Big Pharma BI, CBI, and Service Interruption Claims Percolating in Puerto Rico

As recovery and rebuilding efforts drag on in Puerto Rico, Hurricane Maria’s impact on Big Pharma is radiating across the U.S., and around the globe as the dozens of drugs manufactured in Puerto Rico become scarce. Maria brought drug manufacturing to a screeching halt in Puerto Rico, where about 10 percent of all drugs prescribed in the U.S. are made. The FDA is focused on about 40 drugs it expects to be in short supply, including 13 that are made only in Puerto Rico.

10% of all drugs prescribed in the U.S. are manufactured in Puerto Rico, including 13 drugs made only there.
[photo credit:]

In our October 5 post on insurance bad faith under Puerto Rico law we noted that filing a property insurance claim is not top of mind while people are struggling to meet basic needs. The same is true for drug makers scrambling to rebuild capacity and keep production lines running in facilities damaged by the storm, dependent on backup electrical supplies, or both. But the claims will eventually come. And for insureds who have purchased business interruption (“BI”) and contingent business interruption (“CBI”) coverage, they are likely to include BI and CBI claims.

BI and CBI claims often involve complex questions of causation, and each claim must be analyzed in light of the policy language and the specific facts of the loss. But many post-Maria claims will also involve the unique factor of utility service interruption, and the general framework below will be helpful.

The basics of Business Interruption (BI) coverage

BI coverage generally covers the profits a business loses when physical damage to its property interrupts its business operations. Requirements vary from policy to policy, but the most basic requirement is that the interruption must be caused by a peril covered by the property insurance policy. Many property policies cover wind damage but not flood damage, and claims can get complicated when these two causes overlap.

Maria hammered Puerto Rico with sustained winds of up to 150 mph and dumped more than 30 inches of rain, leading to catastrophic wind damage and epic flooding, especially in the northern coastal areas. The relationship between wind damage and flood damage will undoubtedly come into play in many claims. For a primer on causation analysis under Puerto Rico law, read this recent post by my colleagues Anaysa Gallardo StutzmanJosé Umbert and Hernán Cipriotti.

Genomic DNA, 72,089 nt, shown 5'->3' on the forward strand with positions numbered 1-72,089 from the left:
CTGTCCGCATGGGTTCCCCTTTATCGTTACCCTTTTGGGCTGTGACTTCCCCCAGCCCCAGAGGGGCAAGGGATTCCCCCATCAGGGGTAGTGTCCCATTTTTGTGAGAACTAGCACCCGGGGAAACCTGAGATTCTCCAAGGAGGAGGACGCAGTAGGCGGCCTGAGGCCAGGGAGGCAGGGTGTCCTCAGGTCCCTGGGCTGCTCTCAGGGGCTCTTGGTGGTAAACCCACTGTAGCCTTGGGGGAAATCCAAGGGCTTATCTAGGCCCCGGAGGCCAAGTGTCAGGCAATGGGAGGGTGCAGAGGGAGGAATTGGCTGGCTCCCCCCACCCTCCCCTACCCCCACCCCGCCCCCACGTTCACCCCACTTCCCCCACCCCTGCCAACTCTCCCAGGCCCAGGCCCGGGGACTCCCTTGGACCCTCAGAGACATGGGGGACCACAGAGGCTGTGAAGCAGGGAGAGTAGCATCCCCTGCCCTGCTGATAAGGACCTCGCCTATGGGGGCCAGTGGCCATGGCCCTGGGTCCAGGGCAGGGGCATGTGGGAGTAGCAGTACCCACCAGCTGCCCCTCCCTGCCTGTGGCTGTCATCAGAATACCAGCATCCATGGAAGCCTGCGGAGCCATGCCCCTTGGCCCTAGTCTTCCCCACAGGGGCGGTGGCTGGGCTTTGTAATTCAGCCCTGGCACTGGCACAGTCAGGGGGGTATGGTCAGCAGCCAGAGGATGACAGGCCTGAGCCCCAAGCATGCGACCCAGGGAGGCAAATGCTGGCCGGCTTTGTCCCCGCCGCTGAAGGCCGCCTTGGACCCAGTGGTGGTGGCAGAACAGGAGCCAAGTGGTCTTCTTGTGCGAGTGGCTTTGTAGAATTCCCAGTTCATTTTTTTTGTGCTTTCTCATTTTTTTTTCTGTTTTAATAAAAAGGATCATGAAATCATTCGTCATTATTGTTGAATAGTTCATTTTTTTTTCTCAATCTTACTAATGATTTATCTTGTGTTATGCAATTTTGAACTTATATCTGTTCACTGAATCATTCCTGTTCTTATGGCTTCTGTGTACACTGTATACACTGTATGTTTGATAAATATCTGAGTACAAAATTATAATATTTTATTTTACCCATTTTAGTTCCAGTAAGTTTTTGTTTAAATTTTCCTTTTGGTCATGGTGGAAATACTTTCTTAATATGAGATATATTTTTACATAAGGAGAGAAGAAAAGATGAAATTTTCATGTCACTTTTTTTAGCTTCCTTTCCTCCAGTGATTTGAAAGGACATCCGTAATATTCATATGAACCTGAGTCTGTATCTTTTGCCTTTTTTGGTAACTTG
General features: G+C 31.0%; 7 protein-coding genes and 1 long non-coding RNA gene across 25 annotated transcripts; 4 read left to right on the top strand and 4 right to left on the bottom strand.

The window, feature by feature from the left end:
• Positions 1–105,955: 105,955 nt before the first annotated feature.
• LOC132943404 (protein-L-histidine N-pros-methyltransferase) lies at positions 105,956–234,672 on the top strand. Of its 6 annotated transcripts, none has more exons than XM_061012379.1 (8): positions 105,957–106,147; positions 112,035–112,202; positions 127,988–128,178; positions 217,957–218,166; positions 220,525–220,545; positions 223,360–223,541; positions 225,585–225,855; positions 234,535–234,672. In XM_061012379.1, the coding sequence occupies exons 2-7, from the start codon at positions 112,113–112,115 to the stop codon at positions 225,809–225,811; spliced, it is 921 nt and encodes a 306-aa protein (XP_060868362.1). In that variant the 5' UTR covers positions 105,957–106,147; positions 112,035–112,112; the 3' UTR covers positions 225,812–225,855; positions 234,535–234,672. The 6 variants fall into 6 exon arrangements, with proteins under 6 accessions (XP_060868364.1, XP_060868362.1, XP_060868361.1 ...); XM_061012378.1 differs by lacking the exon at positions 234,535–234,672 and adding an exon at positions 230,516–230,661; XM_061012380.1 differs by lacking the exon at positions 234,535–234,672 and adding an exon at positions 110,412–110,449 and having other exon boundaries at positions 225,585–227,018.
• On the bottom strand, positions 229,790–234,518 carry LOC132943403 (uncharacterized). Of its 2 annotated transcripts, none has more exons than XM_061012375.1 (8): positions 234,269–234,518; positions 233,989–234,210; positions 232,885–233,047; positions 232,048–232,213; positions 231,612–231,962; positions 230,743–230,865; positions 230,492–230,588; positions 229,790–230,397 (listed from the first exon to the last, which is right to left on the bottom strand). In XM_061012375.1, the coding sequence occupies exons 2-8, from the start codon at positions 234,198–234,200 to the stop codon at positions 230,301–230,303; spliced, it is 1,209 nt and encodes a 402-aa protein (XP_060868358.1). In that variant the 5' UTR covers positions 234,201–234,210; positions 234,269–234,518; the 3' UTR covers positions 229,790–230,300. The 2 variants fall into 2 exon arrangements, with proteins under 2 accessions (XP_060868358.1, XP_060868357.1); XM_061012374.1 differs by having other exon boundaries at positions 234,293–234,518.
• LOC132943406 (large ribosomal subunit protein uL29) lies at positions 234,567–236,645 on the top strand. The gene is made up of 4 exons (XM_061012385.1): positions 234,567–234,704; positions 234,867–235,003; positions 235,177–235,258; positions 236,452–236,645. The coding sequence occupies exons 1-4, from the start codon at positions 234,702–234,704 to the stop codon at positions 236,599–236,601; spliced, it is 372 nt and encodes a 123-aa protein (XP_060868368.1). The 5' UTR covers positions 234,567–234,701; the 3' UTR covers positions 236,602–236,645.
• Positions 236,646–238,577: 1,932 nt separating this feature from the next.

But according to FDA commissioner Scott Gottlieb, who recently returned from Puerto Rico,
the biggest problem for drug makers is not physical damage to factories, but instability of the electrical supply. BI coverage generally applies only to suspension of business caused by direct physical loss or damage to insured property. Losses relating to utility service are typically excluded. However, BI coverage can be extended to include utility services coverage, so many Hurricane Maria BI claims will require analysis of whether the policy includes or excludes utility services coverage.

Understanding utility services coverage in a BI context

There are two kinds of utility service coverage: “direct damage” and “time element.” Utility Service – Direct Damage coverage protects against physical damage to covered property caused by a power outage or a power surge. Examples in Maria’s aftermath could include damage to drug components requiring temperature-controlled storage, or damage to manufacturing equipment caused by a power surge as power is lost or restored. In these examples, Utility Service – Direct Damage coverage could be triggered by physical damage to property at the insured premises. If that physical damage causes a suspension of business activities, and the policy includes BI coverage, lost profits could also be covered. 

Utility Service – Time Element coverage protects against losses caused by interruptions of utility service that do not damage property covered under the policy. The classic scenario – a long-lasting power outage caused by damage to electrical infrastructure – is exactly what Puerto Rico is experiencing right now. If a pharmaceutical factory is shuttered because there’s no power to operate it, but the factory itself is not damaged, the business interruption probably will not be covered unless the policy includes a Utility Service – Time Element endorsement.